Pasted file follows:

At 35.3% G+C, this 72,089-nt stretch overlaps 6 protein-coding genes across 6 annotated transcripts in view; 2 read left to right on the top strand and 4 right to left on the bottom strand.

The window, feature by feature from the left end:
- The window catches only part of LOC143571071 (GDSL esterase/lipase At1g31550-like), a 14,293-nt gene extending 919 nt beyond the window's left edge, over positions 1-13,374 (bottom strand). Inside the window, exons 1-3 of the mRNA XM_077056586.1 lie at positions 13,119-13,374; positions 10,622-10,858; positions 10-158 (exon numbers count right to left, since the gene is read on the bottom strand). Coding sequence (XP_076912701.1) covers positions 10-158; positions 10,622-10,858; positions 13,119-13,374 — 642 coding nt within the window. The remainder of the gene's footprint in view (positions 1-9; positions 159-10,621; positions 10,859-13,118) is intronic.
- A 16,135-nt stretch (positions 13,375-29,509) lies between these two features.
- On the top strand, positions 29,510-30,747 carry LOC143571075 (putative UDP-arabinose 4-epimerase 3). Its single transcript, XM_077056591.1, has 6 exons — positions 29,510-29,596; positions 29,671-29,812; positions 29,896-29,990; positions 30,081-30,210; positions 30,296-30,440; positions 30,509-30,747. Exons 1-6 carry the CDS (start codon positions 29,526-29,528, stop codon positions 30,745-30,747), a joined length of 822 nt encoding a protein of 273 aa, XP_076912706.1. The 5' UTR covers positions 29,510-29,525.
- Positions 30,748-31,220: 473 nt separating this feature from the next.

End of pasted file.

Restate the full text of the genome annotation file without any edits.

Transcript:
At 35.3% G+C, this 72,089-nt stretch overlaps 6 protein-coding genes across 6 annotated transcripts in view; 2 read left to right on the top strand and 4 right to left on the bottom strand.

The window, feature by feature from the left end:
- The window catches only part of LOC143571071 (GDSL esterase/lipase At1g31550-like), a 14,293-nt gene extending 919 nt beyond the window's left edge, over positions 1-13,374 (bottom strand). Inside the window, exons 1-3 of the mRNA XM_077056586.1 lie at positions 13,119-13,374; positions 10,622-10,858; positions 10-158 (exon numbers count right to left, since the gene is read on the bottom strand). Coding sequence (XP_076912701.1) covers positions 10-158; positions 10,622-10,858; positions 13,119-13,374 — 642 coding nt within the window. The remainder of the gene's footprint in view (positions 1-9; positions 159-10,621; positions 10,859-13,118) is intronic.
- A 16,135-nt stretch (positions 13,375-29,509) lies between these two features.
- On the top strand, positions 29,510-30,747 carry LOC143571075 (putative UDP-arabinose 4-epimerase 3). Its single transcript, XM_077056591.1, has 6 exons — positions 29,510-29,596; positions 29,671-29,812; positions 29,896-29,990; positions 30,081-30,210; positions 30,296-30,440; positions 30,509-30,747. Exons 1-6 carry the CDS (start codon positions 29,526-29,528, stop codon positions 30,745-30,747), a joined length of 822 nt encoding a protein of 273 aa, XP_076912706.1. The 5' UTR covers positions 29,510-29,525.
- Positions 30,748-31,220: 473 nt separating this feature from the next.